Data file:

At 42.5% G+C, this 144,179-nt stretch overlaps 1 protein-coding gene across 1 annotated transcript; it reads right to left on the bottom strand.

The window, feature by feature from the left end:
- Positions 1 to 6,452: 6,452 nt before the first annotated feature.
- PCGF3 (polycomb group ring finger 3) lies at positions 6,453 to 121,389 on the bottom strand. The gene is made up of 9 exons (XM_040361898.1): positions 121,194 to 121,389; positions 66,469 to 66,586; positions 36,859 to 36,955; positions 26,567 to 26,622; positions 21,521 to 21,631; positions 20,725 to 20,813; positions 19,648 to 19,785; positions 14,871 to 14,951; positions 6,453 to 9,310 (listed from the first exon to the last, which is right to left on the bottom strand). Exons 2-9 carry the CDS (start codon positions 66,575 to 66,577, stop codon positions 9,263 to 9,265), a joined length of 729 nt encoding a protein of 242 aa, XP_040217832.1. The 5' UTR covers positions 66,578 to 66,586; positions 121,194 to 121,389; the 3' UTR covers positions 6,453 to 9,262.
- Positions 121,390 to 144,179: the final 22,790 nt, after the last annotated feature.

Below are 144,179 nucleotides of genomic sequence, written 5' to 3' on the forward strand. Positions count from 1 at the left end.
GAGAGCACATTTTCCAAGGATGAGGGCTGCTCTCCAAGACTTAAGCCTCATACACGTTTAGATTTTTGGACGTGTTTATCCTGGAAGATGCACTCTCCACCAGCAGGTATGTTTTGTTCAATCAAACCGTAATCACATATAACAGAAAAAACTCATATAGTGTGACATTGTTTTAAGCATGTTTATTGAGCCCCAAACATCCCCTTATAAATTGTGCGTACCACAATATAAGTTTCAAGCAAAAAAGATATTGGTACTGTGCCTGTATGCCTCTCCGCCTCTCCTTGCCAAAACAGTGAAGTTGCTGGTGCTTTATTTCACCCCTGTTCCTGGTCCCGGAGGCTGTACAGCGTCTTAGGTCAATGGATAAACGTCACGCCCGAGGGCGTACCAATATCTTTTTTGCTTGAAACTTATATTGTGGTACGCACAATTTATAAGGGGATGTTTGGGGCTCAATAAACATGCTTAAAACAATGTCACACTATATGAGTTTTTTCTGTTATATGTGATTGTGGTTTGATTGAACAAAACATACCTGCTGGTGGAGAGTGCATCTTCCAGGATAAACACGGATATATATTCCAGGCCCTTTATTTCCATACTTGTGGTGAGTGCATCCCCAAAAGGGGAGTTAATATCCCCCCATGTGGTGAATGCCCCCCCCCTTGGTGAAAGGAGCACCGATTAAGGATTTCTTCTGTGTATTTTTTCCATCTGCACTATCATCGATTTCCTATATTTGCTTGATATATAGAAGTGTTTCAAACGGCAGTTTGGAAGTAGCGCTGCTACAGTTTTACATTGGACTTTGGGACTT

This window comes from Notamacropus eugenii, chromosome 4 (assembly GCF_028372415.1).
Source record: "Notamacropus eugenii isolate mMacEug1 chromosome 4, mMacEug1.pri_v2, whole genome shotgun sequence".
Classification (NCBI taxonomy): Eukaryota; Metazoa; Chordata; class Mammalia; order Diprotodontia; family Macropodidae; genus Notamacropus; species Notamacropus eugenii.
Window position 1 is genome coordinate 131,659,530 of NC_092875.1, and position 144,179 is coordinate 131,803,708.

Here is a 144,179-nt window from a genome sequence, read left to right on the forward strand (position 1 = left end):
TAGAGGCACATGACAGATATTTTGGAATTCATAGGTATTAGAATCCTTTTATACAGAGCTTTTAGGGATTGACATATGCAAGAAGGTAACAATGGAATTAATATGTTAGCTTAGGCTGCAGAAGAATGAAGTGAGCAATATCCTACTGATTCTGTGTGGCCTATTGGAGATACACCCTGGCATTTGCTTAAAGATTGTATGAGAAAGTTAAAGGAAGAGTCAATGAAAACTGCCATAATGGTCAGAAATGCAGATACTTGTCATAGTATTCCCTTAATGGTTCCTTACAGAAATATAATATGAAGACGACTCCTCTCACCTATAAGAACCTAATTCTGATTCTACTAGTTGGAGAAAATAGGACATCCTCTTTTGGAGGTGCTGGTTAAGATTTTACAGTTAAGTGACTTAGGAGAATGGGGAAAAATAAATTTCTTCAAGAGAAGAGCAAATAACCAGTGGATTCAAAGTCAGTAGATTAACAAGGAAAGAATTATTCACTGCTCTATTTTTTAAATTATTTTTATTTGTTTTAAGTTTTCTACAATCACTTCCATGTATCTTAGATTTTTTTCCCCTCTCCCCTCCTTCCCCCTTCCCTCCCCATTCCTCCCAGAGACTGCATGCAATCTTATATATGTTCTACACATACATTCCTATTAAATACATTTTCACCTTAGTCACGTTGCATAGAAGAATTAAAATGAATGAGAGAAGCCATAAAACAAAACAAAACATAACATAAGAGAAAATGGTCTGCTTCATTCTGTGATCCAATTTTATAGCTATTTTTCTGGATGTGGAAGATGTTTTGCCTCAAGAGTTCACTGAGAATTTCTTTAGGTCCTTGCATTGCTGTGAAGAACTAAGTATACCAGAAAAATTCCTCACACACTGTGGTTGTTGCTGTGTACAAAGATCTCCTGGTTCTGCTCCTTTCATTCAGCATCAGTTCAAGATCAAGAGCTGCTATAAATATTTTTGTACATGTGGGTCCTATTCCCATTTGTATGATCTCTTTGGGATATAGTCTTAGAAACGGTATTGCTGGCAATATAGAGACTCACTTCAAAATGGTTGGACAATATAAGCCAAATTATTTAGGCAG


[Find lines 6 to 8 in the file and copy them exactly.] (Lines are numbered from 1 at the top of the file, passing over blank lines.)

Below are 144,179 nucleotides of genomic sequence, written 5' to 3' on the forward strand. Positions count from 1 at the left end.
GAGAGCACATTTTCCAAGGATGAGGGCTGCTCTCCAAGACTTAAGCCTCATACACGTTTAGATTTTTGGACGTGTTTATCCTGGAAGATGCACTCTCCACCAGCAGGTATGTTTTGTTCAATCAAACCGTAATCACATATAACAGAAAAAACTCATATAGTGTGACATTGTTTTAAGCATGTTTATTGAGCCCCAAACATCCCCTTATAAATTGTGCGTACCACAATATAAGTTTCAAGCAAAAAAGATATTGGTACTGTGCCTGTATGCCTCTCCGCCTCTCCTTGCCAAAACAGTGAAGTTGCTGGTGCTTTATTTCACCCCTGTTCCTGGTCCCGGAGGCTGTACAGCGTCTTAGGTCAATGGATAAACGTCACGCCCGAGGGCGTACCAATATCTTTTTTGCTTGAAACTTATATTGTGGTACGCACAATTTATAAGGGGATGTTTGGGGCTCAATAAACATGCTTAAAACAATGTCACACTATATGAGTTTTTTCTGTTATATGTGATTGTGGTTTGATTGAACAAAACATACCTGCTGGTGGAGAGTGCATCTTCCAGGATAAACACGGATATATATTCCAGGCCCTTTATTTCCATACTTGTGGTGAGTGCATCCCCAAAAGGGGAGTTAATATCCCCCCATGTGGTGAATGCCCCCCCCCTTGGTGAAAGGAGCACCGATTAAGGATTTCTTCTGTGTATTTTTTCCATCTGCACTATCATCGATTTCCTATATTTGCTTGATATATAGAAGTGTTTCAAACGGCAGTTTGGAAGTAGCGCTGCTACAGTTTTACATTGGACTTTGGGACTT

This window comes from Notamacropus eugenii, chromosome 4 (assembly GCF_028372415.1).